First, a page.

By the 1940s, Robert Menzies was able to declare that ‘the best people in the world are those who by thrift and self-sacrifice…hope one day to sit down under their own vine and fig tree, owing nothing to anybody’.
The reference to the ‘vine and fig tree’ was biblical, taken from the Old Testament Book of Micah. In its original context, it was a call for the equitable distribution of property within a peaceful polity (it comes just after the ‘they will hammer their swords into ploughshare, their spears into sickles…there will be no more training for war’ line). Menzies ditches the anti-militarism of the biblical exhortation, and in his hands it becomes a call to individualism, an appeal to what Judith Brett has dubbed the ‘moral middle class’. And in the context of mid-century suburban Australia Gaynor suggests the biblical verse might have been better glossed by Menzies as each person sitting down under ‘his own passion fruit vine and lemon tree’.
Has the ‘community garden’ worked to undo this individualism? When I first moved into my current house over 15 years ago, I discovered a nearby urban farm and environmental park which also included allotment gardens. I was bowled over by the patchwork of rickety self-made fences, because I had not seen anything like it:
Today, if I catch the train from the city to my suburb I go past at least three other community gardens, and within a stone’s throw of a large public school that pioneered Stephanie Alexander’s kitchen garden scheme. These community projects allow those households which would otherwise be unable to maintain a garden some access to the pleasures of food production, but do they represent a genuinely co-operative endeavour? Instead they are often organized on the basis of individual allotments, what Gaynor refers to as transplanted patches of backyard that allow greater opportunities for people to ‘perform’ their independence in a public space.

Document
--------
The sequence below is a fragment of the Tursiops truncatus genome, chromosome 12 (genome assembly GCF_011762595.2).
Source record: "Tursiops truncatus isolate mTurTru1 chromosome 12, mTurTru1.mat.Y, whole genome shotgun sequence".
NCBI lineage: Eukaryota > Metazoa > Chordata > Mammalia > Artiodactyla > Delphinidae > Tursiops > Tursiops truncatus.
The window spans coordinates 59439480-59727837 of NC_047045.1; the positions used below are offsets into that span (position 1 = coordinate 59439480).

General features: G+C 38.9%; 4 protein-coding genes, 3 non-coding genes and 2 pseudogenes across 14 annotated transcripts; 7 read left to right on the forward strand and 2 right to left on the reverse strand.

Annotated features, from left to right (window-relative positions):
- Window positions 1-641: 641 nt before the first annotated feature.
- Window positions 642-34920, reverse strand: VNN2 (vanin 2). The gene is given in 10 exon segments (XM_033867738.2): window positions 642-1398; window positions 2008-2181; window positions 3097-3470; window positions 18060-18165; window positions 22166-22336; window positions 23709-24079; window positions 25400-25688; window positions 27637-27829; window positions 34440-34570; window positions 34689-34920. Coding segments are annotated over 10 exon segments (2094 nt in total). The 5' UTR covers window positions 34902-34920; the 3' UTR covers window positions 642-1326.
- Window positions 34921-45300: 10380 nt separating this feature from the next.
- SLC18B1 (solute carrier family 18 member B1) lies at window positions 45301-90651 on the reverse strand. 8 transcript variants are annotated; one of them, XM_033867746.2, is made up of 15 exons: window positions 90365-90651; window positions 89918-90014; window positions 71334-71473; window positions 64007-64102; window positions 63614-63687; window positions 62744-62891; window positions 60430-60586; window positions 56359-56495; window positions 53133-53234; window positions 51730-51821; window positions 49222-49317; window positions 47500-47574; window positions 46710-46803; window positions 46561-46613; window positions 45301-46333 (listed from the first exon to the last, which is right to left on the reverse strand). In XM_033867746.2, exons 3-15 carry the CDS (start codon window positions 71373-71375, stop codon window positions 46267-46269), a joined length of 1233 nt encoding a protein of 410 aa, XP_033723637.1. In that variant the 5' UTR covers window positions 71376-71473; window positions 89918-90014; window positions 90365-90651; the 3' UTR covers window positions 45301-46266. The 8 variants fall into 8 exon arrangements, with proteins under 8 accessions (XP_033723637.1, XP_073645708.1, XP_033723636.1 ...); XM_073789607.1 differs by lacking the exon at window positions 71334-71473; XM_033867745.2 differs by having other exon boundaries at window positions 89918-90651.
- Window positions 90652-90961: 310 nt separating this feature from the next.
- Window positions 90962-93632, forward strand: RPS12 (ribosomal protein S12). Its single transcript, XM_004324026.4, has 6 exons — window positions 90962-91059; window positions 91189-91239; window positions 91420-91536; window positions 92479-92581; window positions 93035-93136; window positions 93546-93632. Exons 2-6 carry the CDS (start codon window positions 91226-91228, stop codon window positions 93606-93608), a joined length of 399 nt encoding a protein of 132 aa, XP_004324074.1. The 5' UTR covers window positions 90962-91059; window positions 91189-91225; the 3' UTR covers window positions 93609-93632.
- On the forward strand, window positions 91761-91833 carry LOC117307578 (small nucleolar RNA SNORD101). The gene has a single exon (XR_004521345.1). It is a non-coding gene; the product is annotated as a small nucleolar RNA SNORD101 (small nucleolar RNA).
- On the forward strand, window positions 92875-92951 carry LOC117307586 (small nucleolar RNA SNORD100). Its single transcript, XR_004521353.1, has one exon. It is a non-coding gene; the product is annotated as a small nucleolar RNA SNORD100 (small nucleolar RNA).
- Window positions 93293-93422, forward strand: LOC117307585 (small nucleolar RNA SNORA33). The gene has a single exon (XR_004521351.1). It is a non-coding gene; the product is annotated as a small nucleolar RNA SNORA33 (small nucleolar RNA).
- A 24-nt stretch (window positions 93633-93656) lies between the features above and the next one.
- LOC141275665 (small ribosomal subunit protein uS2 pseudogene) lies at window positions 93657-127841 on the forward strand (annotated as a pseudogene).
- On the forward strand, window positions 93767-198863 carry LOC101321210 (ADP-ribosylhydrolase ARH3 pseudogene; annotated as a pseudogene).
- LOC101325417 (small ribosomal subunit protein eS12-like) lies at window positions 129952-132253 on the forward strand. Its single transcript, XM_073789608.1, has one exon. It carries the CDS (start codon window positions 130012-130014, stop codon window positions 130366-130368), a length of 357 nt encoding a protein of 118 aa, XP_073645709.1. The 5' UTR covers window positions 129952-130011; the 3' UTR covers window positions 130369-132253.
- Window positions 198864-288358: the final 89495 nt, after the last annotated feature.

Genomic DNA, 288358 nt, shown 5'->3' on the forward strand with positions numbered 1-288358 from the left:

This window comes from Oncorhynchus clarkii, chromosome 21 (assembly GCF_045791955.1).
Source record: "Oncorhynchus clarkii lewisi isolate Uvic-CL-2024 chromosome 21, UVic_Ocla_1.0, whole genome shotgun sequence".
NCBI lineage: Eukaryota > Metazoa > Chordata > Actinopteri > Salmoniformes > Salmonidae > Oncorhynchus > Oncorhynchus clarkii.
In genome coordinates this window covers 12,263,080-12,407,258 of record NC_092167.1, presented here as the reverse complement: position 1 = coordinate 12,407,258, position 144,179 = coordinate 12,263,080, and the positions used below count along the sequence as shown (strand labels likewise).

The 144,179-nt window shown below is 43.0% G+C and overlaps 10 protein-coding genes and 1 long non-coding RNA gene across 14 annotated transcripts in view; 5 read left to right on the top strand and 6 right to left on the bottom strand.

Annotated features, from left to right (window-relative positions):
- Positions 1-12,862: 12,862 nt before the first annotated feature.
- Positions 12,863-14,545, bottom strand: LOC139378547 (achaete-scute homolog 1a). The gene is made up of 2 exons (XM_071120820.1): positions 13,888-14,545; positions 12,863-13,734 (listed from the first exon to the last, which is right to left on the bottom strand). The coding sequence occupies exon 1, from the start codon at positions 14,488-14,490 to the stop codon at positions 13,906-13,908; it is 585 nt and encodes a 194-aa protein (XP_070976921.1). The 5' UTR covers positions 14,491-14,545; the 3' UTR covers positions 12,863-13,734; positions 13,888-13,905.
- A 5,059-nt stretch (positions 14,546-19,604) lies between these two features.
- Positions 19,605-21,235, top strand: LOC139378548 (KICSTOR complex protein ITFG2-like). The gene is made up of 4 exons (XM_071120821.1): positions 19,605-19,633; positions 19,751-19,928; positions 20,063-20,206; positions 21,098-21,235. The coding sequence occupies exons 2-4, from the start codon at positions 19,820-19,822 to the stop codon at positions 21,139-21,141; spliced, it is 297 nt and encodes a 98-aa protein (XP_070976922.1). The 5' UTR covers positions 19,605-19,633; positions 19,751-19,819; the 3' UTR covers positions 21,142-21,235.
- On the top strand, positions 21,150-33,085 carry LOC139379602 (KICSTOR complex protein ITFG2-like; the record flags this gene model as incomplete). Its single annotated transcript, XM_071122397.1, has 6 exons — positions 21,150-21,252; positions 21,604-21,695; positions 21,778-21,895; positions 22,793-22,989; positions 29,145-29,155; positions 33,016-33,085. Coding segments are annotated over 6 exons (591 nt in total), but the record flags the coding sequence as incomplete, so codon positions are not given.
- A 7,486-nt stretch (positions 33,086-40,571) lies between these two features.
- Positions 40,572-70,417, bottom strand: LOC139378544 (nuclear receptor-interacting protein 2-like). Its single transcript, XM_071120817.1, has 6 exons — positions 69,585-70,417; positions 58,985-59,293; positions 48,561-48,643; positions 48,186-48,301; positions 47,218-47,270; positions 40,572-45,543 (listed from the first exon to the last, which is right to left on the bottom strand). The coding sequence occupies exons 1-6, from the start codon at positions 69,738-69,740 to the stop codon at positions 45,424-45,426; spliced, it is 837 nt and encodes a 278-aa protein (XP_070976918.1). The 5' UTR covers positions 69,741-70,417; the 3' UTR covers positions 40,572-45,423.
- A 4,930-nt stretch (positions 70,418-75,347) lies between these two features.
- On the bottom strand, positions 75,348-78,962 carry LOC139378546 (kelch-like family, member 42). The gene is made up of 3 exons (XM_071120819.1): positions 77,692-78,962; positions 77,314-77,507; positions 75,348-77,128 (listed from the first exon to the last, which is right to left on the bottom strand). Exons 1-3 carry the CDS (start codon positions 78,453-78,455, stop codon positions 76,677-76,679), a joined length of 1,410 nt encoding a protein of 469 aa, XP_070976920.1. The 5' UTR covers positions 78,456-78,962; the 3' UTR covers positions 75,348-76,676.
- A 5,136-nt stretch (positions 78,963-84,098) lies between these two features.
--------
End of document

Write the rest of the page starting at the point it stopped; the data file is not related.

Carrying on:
Until recently, and counter to the model proposed by the ACF, local council regulations seemed to be closing in on these projects, and on ‘guerilla gardening’ initiatives in the inner suburbs more generally. One council report recommended the removal of all community gardens amid fears that toxic soils could make people ill and that the council would be held liable. But this past week, that same council (Yarra, which covers the inner eastern and northern suburbs of Melbourne), voted unanimously to support ‘creative gardening’.
By the by, one shift in suburban food production over the past forty years or so has been the decline of animal husbandry: again indicative of middle class values about how suburban land should be used.
But nearly ten years ago Belinda Probert pointed to another shift in the class refraction of domestic vegetable gardening. As the aspirant middle class, who now gain their higher salaries by way of more working time, become ‘time poor’ they have moved away from high-maintenance productive gardens to low-maintenance ‘hard’ landscaping. Current water restrictions and council planning guidelines might only exacerbate this trend to downgrade the productive garden, and suburban food production is more than ever in danger of becoming history.
(An earlier version of this post ran in Arena Magazine no 94, April-May 2008)